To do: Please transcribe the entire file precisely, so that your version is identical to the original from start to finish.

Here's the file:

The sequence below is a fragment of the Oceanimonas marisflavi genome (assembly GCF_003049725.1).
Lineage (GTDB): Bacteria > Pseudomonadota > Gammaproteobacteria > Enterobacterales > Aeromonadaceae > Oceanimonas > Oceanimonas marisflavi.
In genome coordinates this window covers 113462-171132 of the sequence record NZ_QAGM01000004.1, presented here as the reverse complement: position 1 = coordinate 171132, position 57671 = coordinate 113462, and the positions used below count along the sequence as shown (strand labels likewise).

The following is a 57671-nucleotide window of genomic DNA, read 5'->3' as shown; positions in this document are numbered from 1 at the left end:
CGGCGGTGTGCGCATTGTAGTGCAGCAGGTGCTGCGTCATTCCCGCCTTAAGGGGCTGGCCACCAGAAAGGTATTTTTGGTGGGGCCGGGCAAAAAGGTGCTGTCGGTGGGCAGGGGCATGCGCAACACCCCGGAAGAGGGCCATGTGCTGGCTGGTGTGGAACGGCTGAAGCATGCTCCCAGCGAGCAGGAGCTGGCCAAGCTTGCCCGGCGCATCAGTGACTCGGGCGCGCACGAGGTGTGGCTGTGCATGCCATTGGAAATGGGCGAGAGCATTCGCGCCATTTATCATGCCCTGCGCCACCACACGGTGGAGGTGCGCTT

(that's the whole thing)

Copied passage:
The sequence below is a fragment of the Oceanimonas marisflavi genome (assembly GCF_003049725.1).
Lineage (GTDB): Bacteria > Pseudomonadota > Gammaproteobacteria > Enterobacterales > Aeromonadaceae > Oceanimonas > Oceanimonas marisflavi.
In genome coordinates this window covers 113462-171132 of the sequence record NZ_QAGM01000004.1, presented here as the reverse complement: position 1 = coordinate 171132, position 57671 = coordinate 113462, and the positions used below count along the sequence as shown (strand labels likewise).

The following is a 57671-nucleotide window of genomic DNA, read 5'->3' as shown; positions in this document are numbered from 1 at the left end:
CGGCGGTGTGCGCATTGTAGTGCAGCAGGTGCTGCGTCATTCCCGCCTTAAGGGGCTGGCCACCAGAAAGGTATTTTTGGTGGGGCCGGGCAAAAAGGTGCTGTCGGTGGGCAGGGGCATGCGCAACACCCCGGAAGAGGGCCATGTGCTGGCTGGTGTGGAACGGCTGAAGCATGCTCCCAGCGAGCAGGAGCTGGCCAAGCTTGCCCGGCGCATCAGTGACTCGGGCGCGCACGAGGTGTGGCTGTGCATGCCATTGGAAATGGGCGAGAGCATTCGCGCCATTTATCATGCCCTGCGCCACCACACGGTGGAGGTGCGCTT